Small, transparent sea creatures called larvaceans build mansions out of mucus that house, protect and feed them, but these “snot palaces” are so delicate that scientists have found them hard to study. Now, researchers have used lasers mounted on an undersea robot to understand the architecture of the larvaceans’ gossamer homes, reports Seth Borenstein for the Associated Press.
The new study, published this week in the journal Nature, focuses on the giant larvaceans, which, despite their name, are only about five inches long. They look like see-through tadpoles with flat, beaver-style tails, and they hang in the ocean depths capturing floating bits of food in their houses. These creatures construct their dwellings at a tiny scale and inflate them to reach sizes of more than three feet across, which is equivalent to five-story buildings compared to the larvacean’s size, according to a statement.
“Think of a balloon that hasn't been blown up,” Kakani Katija, a bioengineer at Monterey Bay Aquarium Research Institute and first author of the new research, tells Hannah Seo of Popular Science of the structures before they’re inflated. The process is sort of similar to how a spider builds its web, but unlike with a spiderweb, these mucus houses are secreted all at once. Sadly, larvaceans don't have the appendage advantages that spiders have either.
“A spider has eight legs to build and lay down material for its web,” Katija tells Popular Science, “this animal really just has a head and a tail.”
Since the giant larvacean’s snotty digs are too fragile to study at the surface, researchers with the Monterey Bay Aquarium Research Institute (MBARI) used a 12,000-pound, remotely-operated vehicle equipped with scanning lasers to get a closer look, reports Rosanna Xia of the Los Angeles Times.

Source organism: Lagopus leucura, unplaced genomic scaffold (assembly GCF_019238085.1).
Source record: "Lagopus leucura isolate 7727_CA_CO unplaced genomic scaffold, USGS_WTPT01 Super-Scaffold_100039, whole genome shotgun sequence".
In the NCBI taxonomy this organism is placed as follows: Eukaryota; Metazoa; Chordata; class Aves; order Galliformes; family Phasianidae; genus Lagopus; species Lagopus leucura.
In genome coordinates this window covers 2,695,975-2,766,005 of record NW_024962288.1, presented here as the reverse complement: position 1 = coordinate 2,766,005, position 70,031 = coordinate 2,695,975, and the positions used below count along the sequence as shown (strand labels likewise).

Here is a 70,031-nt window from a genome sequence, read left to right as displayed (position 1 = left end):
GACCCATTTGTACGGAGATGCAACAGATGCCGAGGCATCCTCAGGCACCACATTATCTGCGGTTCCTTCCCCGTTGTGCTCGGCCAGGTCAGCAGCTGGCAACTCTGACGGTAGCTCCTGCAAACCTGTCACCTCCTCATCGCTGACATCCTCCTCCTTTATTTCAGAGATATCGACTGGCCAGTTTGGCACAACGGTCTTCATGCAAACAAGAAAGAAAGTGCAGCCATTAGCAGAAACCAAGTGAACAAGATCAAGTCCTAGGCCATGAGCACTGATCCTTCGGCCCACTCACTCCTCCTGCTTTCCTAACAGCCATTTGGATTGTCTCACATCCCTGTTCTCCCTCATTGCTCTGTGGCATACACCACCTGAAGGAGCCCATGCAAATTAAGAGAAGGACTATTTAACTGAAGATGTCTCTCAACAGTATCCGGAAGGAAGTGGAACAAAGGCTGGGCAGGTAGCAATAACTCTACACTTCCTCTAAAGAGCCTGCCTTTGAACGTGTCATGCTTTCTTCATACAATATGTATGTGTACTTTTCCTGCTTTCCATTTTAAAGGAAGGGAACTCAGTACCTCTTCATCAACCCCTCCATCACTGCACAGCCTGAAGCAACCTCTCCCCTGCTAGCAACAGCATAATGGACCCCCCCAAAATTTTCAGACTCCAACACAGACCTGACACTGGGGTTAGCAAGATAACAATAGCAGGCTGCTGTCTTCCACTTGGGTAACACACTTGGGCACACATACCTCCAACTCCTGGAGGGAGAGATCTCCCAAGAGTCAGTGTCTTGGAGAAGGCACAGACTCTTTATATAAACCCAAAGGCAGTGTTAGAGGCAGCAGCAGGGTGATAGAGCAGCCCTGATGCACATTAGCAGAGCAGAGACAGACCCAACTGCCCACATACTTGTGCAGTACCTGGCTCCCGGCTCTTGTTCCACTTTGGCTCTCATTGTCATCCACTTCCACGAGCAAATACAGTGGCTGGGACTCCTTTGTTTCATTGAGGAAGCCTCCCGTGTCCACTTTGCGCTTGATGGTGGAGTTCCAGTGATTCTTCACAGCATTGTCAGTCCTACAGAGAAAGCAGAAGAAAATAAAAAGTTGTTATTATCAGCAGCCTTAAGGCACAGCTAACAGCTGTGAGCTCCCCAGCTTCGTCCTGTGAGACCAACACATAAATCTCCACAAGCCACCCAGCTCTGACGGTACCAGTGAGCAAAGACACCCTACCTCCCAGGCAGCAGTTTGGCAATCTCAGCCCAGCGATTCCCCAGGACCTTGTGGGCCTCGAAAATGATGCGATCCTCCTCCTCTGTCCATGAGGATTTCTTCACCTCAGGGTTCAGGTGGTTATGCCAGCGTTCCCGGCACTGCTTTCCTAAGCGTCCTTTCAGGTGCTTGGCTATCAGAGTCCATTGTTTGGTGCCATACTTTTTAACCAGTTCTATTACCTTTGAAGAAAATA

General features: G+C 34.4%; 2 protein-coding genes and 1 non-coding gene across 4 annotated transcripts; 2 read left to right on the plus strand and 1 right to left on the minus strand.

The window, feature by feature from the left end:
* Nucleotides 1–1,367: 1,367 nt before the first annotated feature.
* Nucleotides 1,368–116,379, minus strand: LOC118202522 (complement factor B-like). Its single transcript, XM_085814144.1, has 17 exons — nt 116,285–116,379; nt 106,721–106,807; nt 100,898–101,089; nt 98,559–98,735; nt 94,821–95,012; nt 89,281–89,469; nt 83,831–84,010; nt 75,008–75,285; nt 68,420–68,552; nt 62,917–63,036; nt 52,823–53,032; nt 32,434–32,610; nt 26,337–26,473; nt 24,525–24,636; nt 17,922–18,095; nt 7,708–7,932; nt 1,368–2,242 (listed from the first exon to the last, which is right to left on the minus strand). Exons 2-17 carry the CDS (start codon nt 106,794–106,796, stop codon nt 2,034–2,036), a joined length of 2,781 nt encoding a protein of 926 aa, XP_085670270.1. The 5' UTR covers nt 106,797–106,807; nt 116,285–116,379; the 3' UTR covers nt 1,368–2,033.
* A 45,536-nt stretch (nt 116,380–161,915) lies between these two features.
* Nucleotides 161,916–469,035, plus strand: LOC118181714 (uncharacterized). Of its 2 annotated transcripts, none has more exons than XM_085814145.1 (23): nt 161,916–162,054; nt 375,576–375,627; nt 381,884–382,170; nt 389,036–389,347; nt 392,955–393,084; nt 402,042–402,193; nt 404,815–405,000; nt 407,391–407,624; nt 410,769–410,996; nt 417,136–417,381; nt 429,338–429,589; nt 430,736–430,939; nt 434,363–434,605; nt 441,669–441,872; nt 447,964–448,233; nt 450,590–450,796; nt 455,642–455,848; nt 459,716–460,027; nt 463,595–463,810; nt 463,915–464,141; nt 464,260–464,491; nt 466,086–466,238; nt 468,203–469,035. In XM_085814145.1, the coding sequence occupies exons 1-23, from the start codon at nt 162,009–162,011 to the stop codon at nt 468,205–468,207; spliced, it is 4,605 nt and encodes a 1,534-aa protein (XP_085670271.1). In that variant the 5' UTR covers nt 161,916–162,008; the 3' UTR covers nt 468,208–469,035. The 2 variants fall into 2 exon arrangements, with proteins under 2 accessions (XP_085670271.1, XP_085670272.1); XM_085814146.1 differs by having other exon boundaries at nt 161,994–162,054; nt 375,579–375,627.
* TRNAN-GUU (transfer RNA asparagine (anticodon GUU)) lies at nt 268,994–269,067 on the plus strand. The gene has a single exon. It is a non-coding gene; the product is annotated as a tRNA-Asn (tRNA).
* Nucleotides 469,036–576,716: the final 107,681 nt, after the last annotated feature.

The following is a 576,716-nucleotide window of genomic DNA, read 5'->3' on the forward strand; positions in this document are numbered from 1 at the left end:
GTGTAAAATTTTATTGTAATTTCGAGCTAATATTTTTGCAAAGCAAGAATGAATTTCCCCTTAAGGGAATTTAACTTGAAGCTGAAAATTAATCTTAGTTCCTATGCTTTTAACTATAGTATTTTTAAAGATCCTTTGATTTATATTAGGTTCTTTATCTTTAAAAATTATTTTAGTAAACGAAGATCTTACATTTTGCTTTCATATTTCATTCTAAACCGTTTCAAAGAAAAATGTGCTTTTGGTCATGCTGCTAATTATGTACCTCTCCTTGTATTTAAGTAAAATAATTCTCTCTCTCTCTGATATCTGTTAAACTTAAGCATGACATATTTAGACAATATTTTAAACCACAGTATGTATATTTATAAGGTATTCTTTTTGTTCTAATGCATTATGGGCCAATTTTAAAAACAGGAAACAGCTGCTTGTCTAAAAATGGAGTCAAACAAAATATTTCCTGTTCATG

When the robot encountered a giant larvacean, the team used its sheet-like laser beam to illuminate the design of the mucus house by tracking the movements of particles through its various cavities, per the statement. The slices of the giant larvacean’s pad illuminated by the laser’s broad beam also provided the researchers with cross-sections of its internal structure. By combining these cross-sections the team created a 3D image of the transparent animal’s filtration system, much like a radiologist taking a CAT scan of the human body.
The researchers found these snot palaces have two layers: an amorphous outer bubble and a more structured, fist-sized inner sanctum made of two fluted chambers that the larvacean pumps water through by beating its tail. Both layers filter potential food particles from the water column, and are connected by a pair of inlet channels. The whole apparatus works to eventually deliver the choicest morsels to the larvacean’s mouth. With just the flaps of their tails, these tiny animals can filter more than 20 gallons of seawater per hour, according to the statement.
These gloopy home bodies construct their dwellings out of mucus secreted by cells on the tops of their heads and abandon them every day or so when they become too clogged with particles. Prior research has shown these parachute-like discards provide a crucial source of food for deep sea ecosystems, which also serves to sequester tons of carbon, combating climate change, according to the LA Times.
The new 3-D images of the giant larvacean’s house allowed marine biologists to “fly” through the chambers of the mucus abode using a virtual reality headset.
Learning how the larvaceans build their structures could help humans design better filters, lead to innovations in 3-D printing or even inspire NASA engineers, reports Yasemin Saplakoglu for Live Science.
“There are a lot of marine animals that use mucus to create really complex structures,” says Katija in the statement. “Now that we have a way to visualize them deep below the surface, we can finally understand how they function and what roles they play in the ocean.”